https://insidegovuk.blog.gov.uk/2019/02/22/data-incident-roundup-february-2018/

Data incident roundup - February 2018

GOV.UK Incident Report

We’ve posted before about what happens when things go wrong on GOV.UK, and how we classify and prioritise incidents.

Every incident teaches us something new about our technology or the way we communicate with each other. It also gives us the opportunity to improve our incident management process so we can minimise disruption to users in the future.

In May 2016 we committed to blogging about every severity 1 or severity 2 incident, as well as severity 3 incidents if they’re particularly interesting.

This post is a roundup of 2 incidents that GOV.UK’s data analytics encountered in February 2018. These were severity 3 incidents - we’re blogging about them to show how we responded to cases affecting our analytics data.

12 February 2018 - error in Google Analytics page tracking

What happened

Between 12 February and 20 February 2018 the data on Google Analytics that identifies pages viewed on GOV.UK contained full URLs, including the host name. The data should just contain the short form URI. For example, instead of /vehicle-tax, the data contained https://www.gov.uk/vehicle-tax.

What users saw

External users of the site were not affected.

Internal government users of Google Analytics data saw the different version of the ‘page’ dimension in their reports. This would have been confusing. Some users might have seen a drop in views for the pages they were reporting on if their report had been configured in a way which excluded the long version of the page address.

What caused this

Work to clean the page information being sent to Google Analytics (by processing the URI to remove irrelevant extra data) had accidentally resulted in the processed data including the host name at the start.

How we responded

The issue only caused an obvious problem in certain configurations of analytics reports. Because of this, it was 3 days before someone spotted the issue. The problem was fixed the next day. Internal and departmental users were notified.

Steps taken to prevent this from happening again

The process for checking changes to tracking is being improved, including liaison with the analysts.

We are making changes to the way we process data from our integration and staging servers to make it easier to monitor changes.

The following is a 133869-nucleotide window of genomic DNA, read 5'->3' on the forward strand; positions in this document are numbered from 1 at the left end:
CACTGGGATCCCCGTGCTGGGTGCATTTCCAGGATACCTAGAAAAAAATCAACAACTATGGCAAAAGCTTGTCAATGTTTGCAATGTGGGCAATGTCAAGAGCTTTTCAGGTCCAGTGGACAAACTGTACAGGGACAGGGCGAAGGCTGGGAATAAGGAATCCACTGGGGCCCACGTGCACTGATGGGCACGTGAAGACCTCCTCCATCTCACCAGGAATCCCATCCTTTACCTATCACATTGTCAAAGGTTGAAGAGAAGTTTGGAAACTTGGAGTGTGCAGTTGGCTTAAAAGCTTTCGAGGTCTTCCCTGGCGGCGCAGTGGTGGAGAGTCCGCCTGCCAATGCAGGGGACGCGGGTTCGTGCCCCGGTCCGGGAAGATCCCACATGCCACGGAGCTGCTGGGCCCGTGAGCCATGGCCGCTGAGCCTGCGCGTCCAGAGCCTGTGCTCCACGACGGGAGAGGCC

We are developing automated processes for checking the quality of our analytics data.

20 February 2018 - error in Google Analytics metadata tracking

What happened

Between 20 February and 8 March 2018, the values for a subset of the metadata about page views and events sent to Google Analytics and stored as ‘custom dimensions’ were set as [object Object] instead of the correct value. Custom dimensions are attributes of page visits that have been defined by the Google Analytics user, who is often a data analyst.

What users saw

External users of the site were not affected.

The metrics of departmental Google Analytics users were affected for 17 days. For a subset of pageviews and events, all custom dimensions were recorded by Google Analytics as ‘[object Object]’.

In particular, departmental users rely on the ‘Organisations’ custom dimension to filter their reports to their own organisation’s content. From 20 February to 7 March, 4,388,684 page views were wrongly tracked as ‘[object Object]’ instead of their correct organisations - 3% of the total 143,302,095 pageviews that had an organisation custom dimension.

What caused this

Due to the way Google Analytics code is injected into GOV.UK pages, it’s often not included within our development environment. In this instance, this resulted in the failure of code that relies on access to Google Analytics libraries.

We currently include Google Analytics code in 2 separate places within GOV.UK’s codebase, and there were subtle differences between the 2 entries. When attempting to make these consistent, a bug was introduced which incorrectly set the values of custom dimensions to ‘[object Object]’ in one of the locations.

How we responded

The issue was noticed by internal analysts within 3 days, but was believed to affect only one part of the site and a partial fix was deployed. On 8 March a departmental user pointed out the issue was affecting other areas and the issue was fixed the same day.

It took so long to notice the extent of the problem because there are no automated tests on Google Analytics code changes and no formal process for checking changes. Changes to the tracking have become more frequent since 2017, but no process had been established
because such changes used to be very rare.

The issue was not obvious without formal checking because it was intermittent (affecting about 3% of hits). Because correct data was mostly being sent, the issue did not stand out in reports at first.

Steps taken to prevent this from happening again

We are adding automated testing on analytics code changes.

We’re recommending analysts should notify tracking issues via established channels to our second line support.

The most important lesson from this incident, and the associated one from 12 February 2018, is that we must recognise changes to the analytics code are now much more common than they were before 2017, and so we need to establish better processes.

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2 comments

  1. Comment by Alan Cooke posted on

    Is it 'Data incident roundup - February 2018' or 'Data incident roundup - February 2019'?

    • Replies to Alan Cooke>

      Comment by James Butler posted on

      Hi Alan. It was indeed February 2018 - the decision to write about these incidents was taken later.